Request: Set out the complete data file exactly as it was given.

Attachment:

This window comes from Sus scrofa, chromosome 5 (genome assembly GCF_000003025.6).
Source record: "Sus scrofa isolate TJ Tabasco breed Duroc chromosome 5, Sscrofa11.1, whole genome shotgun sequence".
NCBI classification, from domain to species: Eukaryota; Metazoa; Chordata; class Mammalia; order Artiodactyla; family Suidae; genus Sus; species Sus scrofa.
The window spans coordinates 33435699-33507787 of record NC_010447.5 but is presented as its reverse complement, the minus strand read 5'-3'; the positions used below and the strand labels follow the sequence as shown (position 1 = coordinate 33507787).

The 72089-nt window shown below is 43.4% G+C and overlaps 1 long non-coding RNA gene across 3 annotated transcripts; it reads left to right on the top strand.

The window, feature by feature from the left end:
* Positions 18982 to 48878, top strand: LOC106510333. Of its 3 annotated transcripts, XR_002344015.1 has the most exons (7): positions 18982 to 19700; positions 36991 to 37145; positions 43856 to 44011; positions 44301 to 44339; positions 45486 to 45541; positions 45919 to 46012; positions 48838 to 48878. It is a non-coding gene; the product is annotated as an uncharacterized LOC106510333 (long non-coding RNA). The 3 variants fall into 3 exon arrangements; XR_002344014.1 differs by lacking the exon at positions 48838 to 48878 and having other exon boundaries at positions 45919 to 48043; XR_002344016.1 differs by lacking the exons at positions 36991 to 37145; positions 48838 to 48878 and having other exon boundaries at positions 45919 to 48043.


This window comes from Sus scrofa, chromosome 5 (genome assembly GCF_000003025.6).
Source record: "Sus scrofa isolate TJ Tabasco breed Duroc chromosome 5, Sscrofa11.1, whole genome shotgun sequence".
NCBI classification, from domain to species: Eukaryota; Metazoa; Chordata; class Mammalia; order Artiodactyla; family Suidae; genus Sus; species Sus scrofa.
The window spans coordinates 33435699-33507787 of record NC_010447.5 but is presented as its reverse complement, the minus strand read 5'-3'; the positions used below and the strand labels follow the sequence as shown (position 1 = coordinate 33507787).

The 72089-nt window shown below is 43.4% G+C and overlaps 1 long non-coding RNA gene across 3 annotated transcripts; it reads left to right on the top strand.

The window, feature by feature from the left end:
* Positions 18982 to 48878, top strand: LOC106510333. Of its 3 annotated transcripts, XR_002344015.1 has the most exons (7): positions 18982 to 19700; positions 36991 to 37145; positions 43856 to 44011; positions 44301 to 44339; positions 45486 to 45541; positions 45919 to 46012; positions 48838 to 48878. It is a non-coding gene; the product is annotated as an uncharacterized LOC106510333 (long non-coding RNA). The 3 variants fall into 3 exon arrangements; XR_002344014.1 differs by lacking the exon at positions 48838 to 48878 and having other exon boundaries at positions 45919 to 48043; XR_002344016.1 differs by lacking the exons at positions 36991 to 37145; positions 48838 to 48878 and having other exon boundaries at positions 45919 to 48043.